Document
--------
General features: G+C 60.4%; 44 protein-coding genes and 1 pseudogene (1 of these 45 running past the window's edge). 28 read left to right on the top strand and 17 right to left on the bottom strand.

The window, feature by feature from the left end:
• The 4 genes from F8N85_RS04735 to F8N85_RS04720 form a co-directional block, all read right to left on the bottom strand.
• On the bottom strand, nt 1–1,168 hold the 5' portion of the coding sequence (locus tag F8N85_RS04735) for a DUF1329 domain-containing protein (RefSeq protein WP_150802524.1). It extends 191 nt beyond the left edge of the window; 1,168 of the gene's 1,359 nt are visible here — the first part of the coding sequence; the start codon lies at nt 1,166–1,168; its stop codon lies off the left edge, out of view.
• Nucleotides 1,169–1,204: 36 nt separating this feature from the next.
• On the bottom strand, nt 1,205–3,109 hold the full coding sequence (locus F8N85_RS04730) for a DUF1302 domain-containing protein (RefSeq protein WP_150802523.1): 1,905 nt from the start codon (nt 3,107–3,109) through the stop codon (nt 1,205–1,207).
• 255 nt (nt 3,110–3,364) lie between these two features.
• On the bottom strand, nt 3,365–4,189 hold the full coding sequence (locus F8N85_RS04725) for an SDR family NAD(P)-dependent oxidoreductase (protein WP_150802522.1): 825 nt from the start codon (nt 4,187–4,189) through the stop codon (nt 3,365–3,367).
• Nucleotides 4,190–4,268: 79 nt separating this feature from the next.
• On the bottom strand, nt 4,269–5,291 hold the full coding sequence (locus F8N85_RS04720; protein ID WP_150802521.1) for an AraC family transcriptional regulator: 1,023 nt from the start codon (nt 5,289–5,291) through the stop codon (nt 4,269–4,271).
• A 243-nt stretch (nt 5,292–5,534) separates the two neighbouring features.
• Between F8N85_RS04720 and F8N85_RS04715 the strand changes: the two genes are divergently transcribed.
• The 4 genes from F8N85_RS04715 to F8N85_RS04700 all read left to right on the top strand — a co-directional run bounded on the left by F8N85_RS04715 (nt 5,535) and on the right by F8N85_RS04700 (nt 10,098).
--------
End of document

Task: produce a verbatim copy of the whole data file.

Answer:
General features: G+C 60.4%; 44 protein-coding genes and 1 pseudogene (1 of these 45 running past the window's edge). 28 read left to right on the top strand and 17 right to left on the bottom strand.

The window, feature by feature from the left end:
• The 4 genes from F8N85_RS04735 to F8N85_RS04720 form a co-directional block, all read right to left on the bottom strand.
• On the bottom strand, nt 1–1,168 hold the 5' portion of the coding sequence (locus tag F8N85_RS04735) for a DUF1329 domain-containing protein (RefSeq protein WP_150802524.1). It extends 191 nt beyond the left edge of the window; 1,168 of the gene's 1,359 nt are visible here — the first part of the coding sequence; the start codon lies at nt 1,166–1,168; its stop codon lies off the left edge, out of view.
• Nucleotides 1,169–1,204: 36 nt separating this feature from the next.
• On the bottom strand, nt 1,205–3,109 hold the full coding sequence (locus F8N85_RS04730) for a DUF1302 domain-containing protein (RefSeq protein WP_150802523.1): 1,905 nt from the start codon (nt 3,107–3,109) through the stop codon (nt 1,205–1,207).
• 255 nt (nt 3,110–3,364) lie between these two features.
• On the bottom strand, nt 3,365–4,189 hold the full coding sequence (locus F8N85_RS04725) for an SDR family NAD(P)-dependent oxidoreductase (protein WP_150802522.1): 825 nt from the start codon (nt 4,187–4,189) through the stop codon (nt 3,365–3,367).
• Nucleotides 4,190–4,268: 79 nt separating this feature from the next.
• On the bottom strand, nt 4,269–5,291 hold the full coding sequence (locus F8N85_RS04720; protein ID WP_150802521.1) for an AraC family transcriptional regulator: 1,023 nt from the start codon (nt 5,289–5,291) through the stop codon (nt 4,269–4,271).
• A 243-nt stretch (nt 5,292–5,534) separates the two neighbouring features.
• Between F8N85_RS04720 and F8N85_RS04715 the strand changes: the two genes are divergently transcribed.
• The 4 genes from F8N85_RS04715 to F8N85_RS04700 all read left to right on the top strand — a co-directional run bounded on the left by F8N85_RS04715 (nt 5,535) and on the right by F8N85_RS04700 (nt 10,098).